Freedom of Association and Assembly / Protests, Political Expression
Microtech Contracting Corp. v. Mason Tenders District Council of Greater New York
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The United States Supreme Court found that political protest through a boycott is protected under the First Amendment. An NAACP organized boycott targeted white merchants in a Mississippi area after elected officials failed to respond to demands for integration and racial equality. The lawsuit was brought by these merchants to recover business losses and put an end to the boycott. The Court found the boycott, which also included peaceful picketing, assembly, marching, and advocacy campaigns, to be a form of political speech entitled to protection under the First Amendment. The Court further recognized that just because some individuals may commit violent unlawful acts in the name of a protest, the entire protest is not necessarily unlawful. The Court denied awarding compensation for economic losses related to nonviolent, protected political activity.
This case involved a boycott by a group of individuals (collectively “the boycotters” or “the protesters”) in Mississippi organized in part by the NAACP (the National Association for the Advancement of Colored People) against white business owners in Claiborne County, Mississippi, after elected officials failed to meet the protesters’ demands for equality and an end to segregation. A “boycott” is when an individual or group of people refuse to do business or interact with a party as a form of protest or punishment. One protester, Charles Evers, played a pivotal role leading the boycott by presiding at meetings and delivering speeches.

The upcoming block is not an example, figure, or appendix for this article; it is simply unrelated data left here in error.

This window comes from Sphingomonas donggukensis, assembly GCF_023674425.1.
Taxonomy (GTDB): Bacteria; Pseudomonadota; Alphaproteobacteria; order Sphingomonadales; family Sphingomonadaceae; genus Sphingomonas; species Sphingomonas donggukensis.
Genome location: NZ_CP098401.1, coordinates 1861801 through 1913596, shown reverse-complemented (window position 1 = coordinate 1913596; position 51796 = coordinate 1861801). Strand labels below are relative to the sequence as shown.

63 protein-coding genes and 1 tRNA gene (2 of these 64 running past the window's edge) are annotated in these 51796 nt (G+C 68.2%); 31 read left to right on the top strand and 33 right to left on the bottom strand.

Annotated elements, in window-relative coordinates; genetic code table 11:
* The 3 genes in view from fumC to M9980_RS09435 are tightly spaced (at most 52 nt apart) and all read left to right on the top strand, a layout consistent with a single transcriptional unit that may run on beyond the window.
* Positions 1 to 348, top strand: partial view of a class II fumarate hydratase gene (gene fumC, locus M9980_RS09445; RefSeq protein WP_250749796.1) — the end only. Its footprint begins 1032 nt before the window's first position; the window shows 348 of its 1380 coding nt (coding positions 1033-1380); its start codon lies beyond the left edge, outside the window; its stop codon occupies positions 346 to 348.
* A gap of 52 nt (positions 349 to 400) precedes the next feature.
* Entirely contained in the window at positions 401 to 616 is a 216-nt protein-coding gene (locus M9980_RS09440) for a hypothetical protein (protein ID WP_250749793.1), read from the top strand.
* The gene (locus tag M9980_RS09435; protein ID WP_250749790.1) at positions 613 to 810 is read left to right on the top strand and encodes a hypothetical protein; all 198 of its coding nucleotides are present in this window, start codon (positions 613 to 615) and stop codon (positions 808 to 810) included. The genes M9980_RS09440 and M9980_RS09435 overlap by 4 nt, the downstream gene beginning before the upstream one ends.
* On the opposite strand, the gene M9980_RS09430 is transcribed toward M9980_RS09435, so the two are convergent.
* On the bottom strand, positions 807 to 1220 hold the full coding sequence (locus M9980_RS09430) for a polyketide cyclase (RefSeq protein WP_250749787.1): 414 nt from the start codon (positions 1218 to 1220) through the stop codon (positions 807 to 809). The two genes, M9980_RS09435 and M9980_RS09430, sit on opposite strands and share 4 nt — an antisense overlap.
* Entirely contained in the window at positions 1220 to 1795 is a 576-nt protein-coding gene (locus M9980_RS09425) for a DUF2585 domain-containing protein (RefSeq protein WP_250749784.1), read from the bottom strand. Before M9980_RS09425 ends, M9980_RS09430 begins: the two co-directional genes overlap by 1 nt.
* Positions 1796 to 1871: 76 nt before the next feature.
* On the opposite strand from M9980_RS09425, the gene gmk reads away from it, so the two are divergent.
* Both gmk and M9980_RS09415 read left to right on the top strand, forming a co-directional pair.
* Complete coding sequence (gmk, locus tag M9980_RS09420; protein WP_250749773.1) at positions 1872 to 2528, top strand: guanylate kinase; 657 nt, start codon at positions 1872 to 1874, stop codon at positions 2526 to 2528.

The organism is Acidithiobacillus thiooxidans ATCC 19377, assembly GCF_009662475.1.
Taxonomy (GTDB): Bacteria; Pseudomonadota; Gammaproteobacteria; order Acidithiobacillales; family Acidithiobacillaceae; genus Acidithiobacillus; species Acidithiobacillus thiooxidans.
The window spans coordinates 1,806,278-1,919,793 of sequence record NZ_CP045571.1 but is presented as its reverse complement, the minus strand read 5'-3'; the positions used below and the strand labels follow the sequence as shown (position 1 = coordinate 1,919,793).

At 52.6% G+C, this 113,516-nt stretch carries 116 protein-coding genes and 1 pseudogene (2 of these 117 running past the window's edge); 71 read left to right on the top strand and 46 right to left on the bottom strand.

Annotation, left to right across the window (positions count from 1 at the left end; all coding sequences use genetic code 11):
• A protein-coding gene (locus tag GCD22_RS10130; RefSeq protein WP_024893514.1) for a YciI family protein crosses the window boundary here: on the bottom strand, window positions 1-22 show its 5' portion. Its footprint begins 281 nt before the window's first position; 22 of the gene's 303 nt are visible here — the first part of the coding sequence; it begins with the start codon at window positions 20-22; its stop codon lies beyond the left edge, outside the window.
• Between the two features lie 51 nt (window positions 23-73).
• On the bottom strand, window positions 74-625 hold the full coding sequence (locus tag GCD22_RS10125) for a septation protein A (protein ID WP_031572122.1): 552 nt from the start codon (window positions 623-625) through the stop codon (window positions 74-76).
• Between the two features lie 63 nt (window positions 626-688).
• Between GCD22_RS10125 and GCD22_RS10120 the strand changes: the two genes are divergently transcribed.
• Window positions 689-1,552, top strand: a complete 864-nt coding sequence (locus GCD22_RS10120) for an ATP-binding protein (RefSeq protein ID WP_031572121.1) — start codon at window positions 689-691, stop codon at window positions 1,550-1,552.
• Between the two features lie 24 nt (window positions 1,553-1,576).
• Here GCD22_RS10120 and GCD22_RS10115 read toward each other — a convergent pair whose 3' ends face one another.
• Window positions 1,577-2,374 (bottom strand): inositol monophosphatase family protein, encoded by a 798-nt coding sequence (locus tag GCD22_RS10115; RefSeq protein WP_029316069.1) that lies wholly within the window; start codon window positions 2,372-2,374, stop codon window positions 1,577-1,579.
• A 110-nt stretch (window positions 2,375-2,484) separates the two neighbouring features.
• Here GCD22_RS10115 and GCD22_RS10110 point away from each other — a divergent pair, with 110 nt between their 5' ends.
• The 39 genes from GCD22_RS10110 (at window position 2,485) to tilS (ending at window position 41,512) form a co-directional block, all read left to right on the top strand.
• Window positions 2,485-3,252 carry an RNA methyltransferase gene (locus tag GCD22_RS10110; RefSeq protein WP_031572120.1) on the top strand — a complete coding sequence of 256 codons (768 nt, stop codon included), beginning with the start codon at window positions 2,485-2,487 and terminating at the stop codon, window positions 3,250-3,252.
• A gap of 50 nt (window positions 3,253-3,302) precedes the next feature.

Claiborne Hardware Company and several other boycotted merchants (collectively “the merchants” or “the businesses”) filed suit in chancery court to recover business losses as a result of the boycott. The protesters argued the boycotts were speech protected by the First Amendment to the United States Constitution. The court rejected that argument, finding 130 defendant protesters guilty for the tort of malicious interference with business relations, and a violation of a state statute against secondary boycotts. A secondary boycott is a boycott against an entity other than the primary offending party: the merchants in this case.